My sister and I celebrated her birthday by taking a cruise along the east coast of Canada and the USA (New England). Being a huge fan of clam chowder, I was naturally excited to try New England clam chowder from New England. Unfortunately, having only a few hours at each port, we were only able to try clam chowder from Boston, MA, and Bar Harbor, Maine. But we were not disappointed. We also sampled two major brands of oyster crackers. Here I share my reviews of the chowders and the oyster crackers, as well as my own recipe for a quick and easy New England clam chowder (photos at the very bottom of this post). Be warned, this is a full fat, high caloried recipe.
New England Clam Chowder Reviews
When we were in Boston, we tried the “New England Clam Chowda ‘Voted Boston’s Best’ ” from Boston Chowda and it was the best I have ever had! Photo below. To start, the temperature of the soup was piping hot. The potatoes were cooked perfectly, the clam’s weren’t overcooked or tough, and the consistency of the soup was exactly how I like it, creamy and substantial but not too thick. Also, the ratio of potatoes and clams to soup was perfect. Boston Chowda can be found at the Prudential Center (where we had it), at Quincy Market in Faneuil Hall, and in North Andover. We didn’t have a chance to taste test the clam chowder from Legal’s Seafood – a restaurant that is often voted as having the best clam chowder – but I plan to the next time I visit the city.
Bar Harbor, Maine
In Bar Harbor, we had clam chowder at a restaurant made famous by President Barack Obama – Stewman’s Downtown (review of that restaurant here). Although we really enjoyed our meal and dessert, their clam chowder was not at all enjoyable in comparison to Boston Chowda’s. The soup was too thick and too salty for my taste, and the clams were overcooked and very tough. Also, it wasn’t served hot enough.
Oyster Crackers Review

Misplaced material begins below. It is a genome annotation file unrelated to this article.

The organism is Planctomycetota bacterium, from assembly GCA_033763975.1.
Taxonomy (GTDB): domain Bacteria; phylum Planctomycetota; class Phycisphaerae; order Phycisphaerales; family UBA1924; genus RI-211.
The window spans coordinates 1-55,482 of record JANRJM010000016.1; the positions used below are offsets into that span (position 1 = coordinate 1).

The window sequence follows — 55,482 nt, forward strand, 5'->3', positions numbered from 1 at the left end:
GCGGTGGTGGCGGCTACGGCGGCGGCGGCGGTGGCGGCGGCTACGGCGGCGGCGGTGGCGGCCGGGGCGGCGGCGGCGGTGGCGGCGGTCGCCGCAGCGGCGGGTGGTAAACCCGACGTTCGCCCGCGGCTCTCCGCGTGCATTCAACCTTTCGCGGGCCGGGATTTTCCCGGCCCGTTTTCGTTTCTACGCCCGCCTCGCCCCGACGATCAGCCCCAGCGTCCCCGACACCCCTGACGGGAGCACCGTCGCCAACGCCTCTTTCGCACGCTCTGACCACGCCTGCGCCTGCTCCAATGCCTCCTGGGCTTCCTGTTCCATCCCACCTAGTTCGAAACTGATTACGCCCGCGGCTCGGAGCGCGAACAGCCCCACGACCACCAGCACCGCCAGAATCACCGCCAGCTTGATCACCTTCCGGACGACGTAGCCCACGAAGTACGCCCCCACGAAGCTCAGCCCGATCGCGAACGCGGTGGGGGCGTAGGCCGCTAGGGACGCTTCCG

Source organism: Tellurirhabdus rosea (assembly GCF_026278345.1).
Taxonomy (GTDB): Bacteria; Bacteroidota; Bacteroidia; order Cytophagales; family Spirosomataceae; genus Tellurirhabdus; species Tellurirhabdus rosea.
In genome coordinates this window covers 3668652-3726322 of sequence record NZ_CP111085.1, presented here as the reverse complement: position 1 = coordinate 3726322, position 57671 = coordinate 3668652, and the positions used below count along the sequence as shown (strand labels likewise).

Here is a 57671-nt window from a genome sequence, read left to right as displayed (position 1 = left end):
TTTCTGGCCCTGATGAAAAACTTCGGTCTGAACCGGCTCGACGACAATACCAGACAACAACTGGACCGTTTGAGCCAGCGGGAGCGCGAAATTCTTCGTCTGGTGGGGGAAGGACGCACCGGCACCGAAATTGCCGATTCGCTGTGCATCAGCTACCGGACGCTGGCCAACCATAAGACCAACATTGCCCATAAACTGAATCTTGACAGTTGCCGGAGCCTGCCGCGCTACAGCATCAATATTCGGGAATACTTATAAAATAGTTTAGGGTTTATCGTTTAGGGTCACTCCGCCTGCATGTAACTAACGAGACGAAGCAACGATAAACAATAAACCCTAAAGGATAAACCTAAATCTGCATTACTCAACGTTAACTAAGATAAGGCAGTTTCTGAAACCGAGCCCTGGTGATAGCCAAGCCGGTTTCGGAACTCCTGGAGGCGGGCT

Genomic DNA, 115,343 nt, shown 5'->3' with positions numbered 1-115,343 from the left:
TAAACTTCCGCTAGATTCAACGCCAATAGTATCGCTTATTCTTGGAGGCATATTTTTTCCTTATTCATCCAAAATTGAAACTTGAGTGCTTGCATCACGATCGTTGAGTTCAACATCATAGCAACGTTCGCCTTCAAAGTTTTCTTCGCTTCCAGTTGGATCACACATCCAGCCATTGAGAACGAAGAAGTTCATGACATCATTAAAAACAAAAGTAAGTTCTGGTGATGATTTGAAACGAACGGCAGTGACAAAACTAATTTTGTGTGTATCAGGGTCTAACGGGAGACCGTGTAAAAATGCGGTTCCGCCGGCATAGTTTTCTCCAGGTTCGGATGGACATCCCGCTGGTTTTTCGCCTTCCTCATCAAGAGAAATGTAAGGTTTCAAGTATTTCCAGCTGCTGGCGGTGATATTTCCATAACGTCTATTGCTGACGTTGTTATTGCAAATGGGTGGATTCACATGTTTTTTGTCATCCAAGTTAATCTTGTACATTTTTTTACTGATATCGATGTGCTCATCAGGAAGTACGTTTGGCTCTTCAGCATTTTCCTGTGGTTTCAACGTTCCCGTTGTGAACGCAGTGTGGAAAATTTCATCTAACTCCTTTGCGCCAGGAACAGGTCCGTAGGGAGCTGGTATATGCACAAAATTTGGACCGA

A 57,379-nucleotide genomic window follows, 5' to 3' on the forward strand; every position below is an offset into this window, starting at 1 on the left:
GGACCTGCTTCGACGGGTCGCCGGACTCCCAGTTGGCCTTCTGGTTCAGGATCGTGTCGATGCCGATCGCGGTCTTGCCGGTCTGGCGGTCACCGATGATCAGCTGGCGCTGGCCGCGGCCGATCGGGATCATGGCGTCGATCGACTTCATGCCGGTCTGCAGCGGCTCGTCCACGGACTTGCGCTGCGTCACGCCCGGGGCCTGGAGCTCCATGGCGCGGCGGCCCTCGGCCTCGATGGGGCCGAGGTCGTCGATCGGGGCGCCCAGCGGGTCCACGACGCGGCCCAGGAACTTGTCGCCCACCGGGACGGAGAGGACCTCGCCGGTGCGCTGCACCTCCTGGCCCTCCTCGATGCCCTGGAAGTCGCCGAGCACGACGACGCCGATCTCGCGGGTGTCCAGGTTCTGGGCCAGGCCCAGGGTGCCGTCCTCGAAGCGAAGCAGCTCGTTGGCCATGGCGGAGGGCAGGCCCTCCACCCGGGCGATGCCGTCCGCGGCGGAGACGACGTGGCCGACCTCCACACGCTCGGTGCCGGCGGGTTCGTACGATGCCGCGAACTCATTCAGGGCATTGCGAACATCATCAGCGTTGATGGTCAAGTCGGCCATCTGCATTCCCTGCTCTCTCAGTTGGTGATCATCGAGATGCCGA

We sampled “New England” oyster crackers (photo above) when we were in Boston and “Westminster” Oyster Crackers when we were in Bar Harbor. I much preferred the New England oyster crackers, because they had a lighter, airier, flakier, and crispier crunch. I found the Westminster oyster crackers to be dense and unpleasantly dry. Just a side note: The New England oyster crackers also happened to be more visually appealing, being hexagonal in shape with a small hole in the middle. I didn’t take any pictures of the Westminster oyster crackers, but you can see them here from someone else’s review. This person actually liked the Westminster crackers more. 🙂
New England Clam Chowder Recipe
makes 4 servings; Note: Although homemade clam broth would work best, I have substituted with bottled clam juice and chicken broth to avoid the hassle of working with sandy fresh clams.
1 cup (approx.) of shucked clams (ie. 1 (142 g) can of Clover Leaf whole baby clams or 2 x 85 g cans of Clover Leaf chopped ocean clams; I’ve even used canned Pacific clams before (coarsely chopped))
2 cups of bottled clam juice (my preferred brand is Clover Leaf; I used 2 x 263 ml bottles of their all natural clam juice)
5 slices bacon, coarsely chopped
1 small onion, minced finely
1 cup of cubed fingerling potatoes (you could use any type of potato that you like)
6 tbsp unsalted butter
1/4 cup + 1/8 cup all purpose flour
1 cup chicken broth
1 3/4 cup heavy whipping cream
1/4 cup skim milk
1 tbsp vegetable oil or olive oil
ground black pepper
In a large heavy bottomed pot, cook the bacon in 1 tbsp oil over medium heat until crispy. Remove the bacon and reserve for some other use. Add the onions and saute until translucent, stirring constantly, about 2 minutes. Add the clam juice, chicken broth, and potatoes and bring to a boil. Meanwhile, make the roux.
To make the roux: In a small, heavy bottomed sauce pot, melt the butter over medium heat. Whisk in the flour, a little bit at a time, and cook for 2 to 3 minutes, whisking continuously.
When the broth has come to a boil, reduce the heat and maintain a medium simmer until the potatoes have started to soften, but have not yet reached the desired tenderness, about 2 minutes. Note that this cook time will vary depending on the type of potato you’ve used and the size of your cubes. While stirring continuously, add the roux a little bit at a time. Maintain a medium simmer and stir occasionally until the soup becomes thicker than your desired consistency, about 3 to 5 minutes. Add the clams. Then gradually stir in the cream and milk and simmer until you achieve the desired consistency. Note that this could take up to 10 minutes, but be careful not to overcook the potatoes or clams. Add salt to taste. Serve hot with ground black pepper and crackers on the side.